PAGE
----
Action against gender-based violence being pushed to the outlying margins of the global COVID-19 response
A new Oxfam report shows an undeniable increase in gender-based violence (GBV) during the COVID-19 pandemic around the world to which too many governments and donors are not doing enough to tackle.
The report, The Ignored Pandemic: The Dual Crisis of Gender-Based Violence and COVID-19, showed the number of calls made by survivors to domestic violence hotlines in 10 countries during the first months of lockdown. The data reveals a 25 to 111 percentage surge; in Argentina (25%), UK (25%), Cyprus (39%), Tunisia (43%), China (50%), Somalia (50%), South Africa (69%), Italy (73%), Colombia (79%) and the largest increase in Malaysia where calls surged by over 111 per cent.
In Canada, according to reported police data, women are more likely than men to experience intimate partner violence (79%) and women also accounted for close to 77 per cent of intimate partner homicides committed in 2018. In April 2020, the Assaulted Women’s helpline in Ontario reported a 400 per cent increase in calls and in BC, the Battered Women’s Support Services hotline reported a 400 per cent increase in calls between April and May 2020.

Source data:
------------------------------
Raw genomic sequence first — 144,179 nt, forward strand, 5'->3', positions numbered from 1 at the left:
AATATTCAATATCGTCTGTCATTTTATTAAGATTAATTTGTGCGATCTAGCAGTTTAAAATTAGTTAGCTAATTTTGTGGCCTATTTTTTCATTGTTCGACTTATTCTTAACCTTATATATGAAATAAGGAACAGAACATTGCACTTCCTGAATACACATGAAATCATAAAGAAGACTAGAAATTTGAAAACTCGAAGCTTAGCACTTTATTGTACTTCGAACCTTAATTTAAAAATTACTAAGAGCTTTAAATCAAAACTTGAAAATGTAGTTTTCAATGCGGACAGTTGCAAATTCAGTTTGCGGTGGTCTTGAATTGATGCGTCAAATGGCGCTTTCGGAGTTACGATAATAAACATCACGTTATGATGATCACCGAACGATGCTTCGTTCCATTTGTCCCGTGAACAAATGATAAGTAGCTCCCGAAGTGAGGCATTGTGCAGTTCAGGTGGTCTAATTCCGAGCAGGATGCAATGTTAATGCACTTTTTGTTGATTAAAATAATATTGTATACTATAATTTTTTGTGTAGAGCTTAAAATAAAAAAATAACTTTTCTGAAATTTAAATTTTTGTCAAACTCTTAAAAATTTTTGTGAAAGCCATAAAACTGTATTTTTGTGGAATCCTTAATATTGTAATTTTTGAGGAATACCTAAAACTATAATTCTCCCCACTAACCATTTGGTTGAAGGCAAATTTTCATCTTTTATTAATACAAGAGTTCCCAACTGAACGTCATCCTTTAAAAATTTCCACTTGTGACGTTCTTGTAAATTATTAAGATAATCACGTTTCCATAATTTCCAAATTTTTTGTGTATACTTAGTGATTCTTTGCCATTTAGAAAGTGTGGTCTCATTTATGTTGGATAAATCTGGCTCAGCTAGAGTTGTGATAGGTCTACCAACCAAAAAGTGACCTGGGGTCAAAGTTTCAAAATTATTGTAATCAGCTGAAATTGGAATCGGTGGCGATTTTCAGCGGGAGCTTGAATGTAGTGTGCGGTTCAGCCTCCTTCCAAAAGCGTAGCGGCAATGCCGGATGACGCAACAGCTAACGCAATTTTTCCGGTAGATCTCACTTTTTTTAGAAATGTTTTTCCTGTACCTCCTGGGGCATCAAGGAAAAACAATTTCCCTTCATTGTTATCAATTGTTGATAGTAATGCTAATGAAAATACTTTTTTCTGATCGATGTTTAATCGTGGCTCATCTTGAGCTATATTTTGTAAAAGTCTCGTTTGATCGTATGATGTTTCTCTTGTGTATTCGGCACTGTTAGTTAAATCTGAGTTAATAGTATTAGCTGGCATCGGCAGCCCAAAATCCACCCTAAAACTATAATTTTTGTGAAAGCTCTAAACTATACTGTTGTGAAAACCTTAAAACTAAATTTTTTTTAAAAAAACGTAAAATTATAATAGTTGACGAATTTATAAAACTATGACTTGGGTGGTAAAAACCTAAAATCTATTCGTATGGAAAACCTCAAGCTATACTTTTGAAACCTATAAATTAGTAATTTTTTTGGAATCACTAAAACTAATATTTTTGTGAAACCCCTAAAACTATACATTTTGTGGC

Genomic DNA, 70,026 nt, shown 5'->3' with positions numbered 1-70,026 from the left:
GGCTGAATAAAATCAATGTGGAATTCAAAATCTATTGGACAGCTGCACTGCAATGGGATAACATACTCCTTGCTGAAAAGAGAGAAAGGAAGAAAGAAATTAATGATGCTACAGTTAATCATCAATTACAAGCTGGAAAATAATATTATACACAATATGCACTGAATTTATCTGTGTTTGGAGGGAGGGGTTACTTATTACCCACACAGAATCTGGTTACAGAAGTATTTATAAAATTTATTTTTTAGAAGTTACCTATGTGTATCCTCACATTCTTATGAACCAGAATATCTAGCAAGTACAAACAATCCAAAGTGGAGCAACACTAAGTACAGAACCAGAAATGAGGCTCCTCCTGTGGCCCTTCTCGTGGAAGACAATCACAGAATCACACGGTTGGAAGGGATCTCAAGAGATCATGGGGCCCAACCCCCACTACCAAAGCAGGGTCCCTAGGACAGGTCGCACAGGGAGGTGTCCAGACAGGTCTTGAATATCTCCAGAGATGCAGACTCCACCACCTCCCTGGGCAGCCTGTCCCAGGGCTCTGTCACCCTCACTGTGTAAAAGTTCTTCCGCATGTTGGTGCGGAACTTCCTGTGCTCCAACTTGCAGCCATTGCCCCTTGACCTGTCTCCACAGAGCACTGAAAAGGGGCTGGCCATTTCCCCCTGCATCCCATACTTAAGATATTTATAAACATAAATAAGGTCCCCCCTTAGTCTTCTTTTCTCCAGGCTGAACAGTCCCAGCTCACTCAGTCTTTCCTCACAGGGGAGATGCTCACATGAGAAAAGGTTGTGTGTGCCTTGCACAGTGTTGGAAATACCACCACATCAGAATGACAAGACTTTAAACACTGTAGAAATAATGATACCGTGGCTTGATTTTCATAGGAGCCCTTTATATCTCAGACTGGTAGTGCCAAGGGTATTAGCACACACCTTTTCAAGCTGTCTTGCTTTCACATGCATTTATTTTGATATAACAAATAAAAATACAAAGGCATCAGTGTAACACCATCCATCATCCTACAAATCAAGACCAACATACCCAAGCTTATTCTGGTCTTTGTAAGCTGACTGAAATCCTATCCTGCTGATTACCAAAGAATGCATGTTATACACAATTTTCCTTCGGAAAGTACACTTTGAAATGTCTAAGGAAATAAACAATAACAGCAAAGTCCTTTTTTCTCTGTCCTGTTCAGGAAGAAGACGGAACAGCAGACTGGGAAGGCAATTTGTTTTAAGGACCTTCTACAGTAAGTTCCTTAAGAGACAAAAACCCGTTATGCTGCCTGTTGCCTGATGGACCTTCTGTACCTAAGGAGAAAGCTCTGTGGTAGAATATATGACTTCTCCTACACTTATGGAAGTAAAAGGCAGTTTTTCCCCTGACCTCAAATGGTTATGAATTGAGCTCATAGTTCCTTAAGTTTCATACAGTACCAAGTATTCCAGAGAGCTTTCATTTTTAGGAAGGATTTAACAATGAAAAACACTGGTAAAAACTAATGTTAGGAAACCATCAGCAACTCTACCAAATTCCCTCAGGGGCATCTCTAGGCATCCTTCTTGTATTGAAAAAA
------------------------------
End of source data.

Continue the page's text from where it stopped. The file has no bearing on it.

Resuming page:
“The double pandemic of COVID-19 and GBV has been happening all over the world, and Canada is no exception. The government has recognized the severity of the crisis and distributed critical funding to women’s shelters and organizations providing GBV services. Now is the time to allocate sustainable funding to these organizations over the long-term and prioritize the release of the National Action Plan to End GBV so that survivors have access to services no matter where they live,” Megan Lowthers, Women’s Rights Knowledge Specialist for Oxfam Canada, said.
In many households, coronavirus has created a ‘perfect storm’ of social and personal anxiety, stress, economic pressure, social isolation, including with abusive family members or partners, and rising alcohol and substance use, resulting in increases in domestic abuse.
Meanwhile, India too recorded an increase of 250 per cent of domestic violence cases, according to the National Commission for Women. Domestic violence counselors there reported being unable to reach women and girls who were grievously injured or suicidal or those whose partners controlled their access to phones.
The report shows that not enough countries have acted with sufficient seriousness to tackle the GBV pandemic. Even before the surge in GBV cases sparked by the pandemic, in 2018 alone, over 245 million women and girls were subjected to sexual or physical violence by an intimate partner – a greater number than the global total of coronavirus cases (199 million) between October 2020 and October 2021.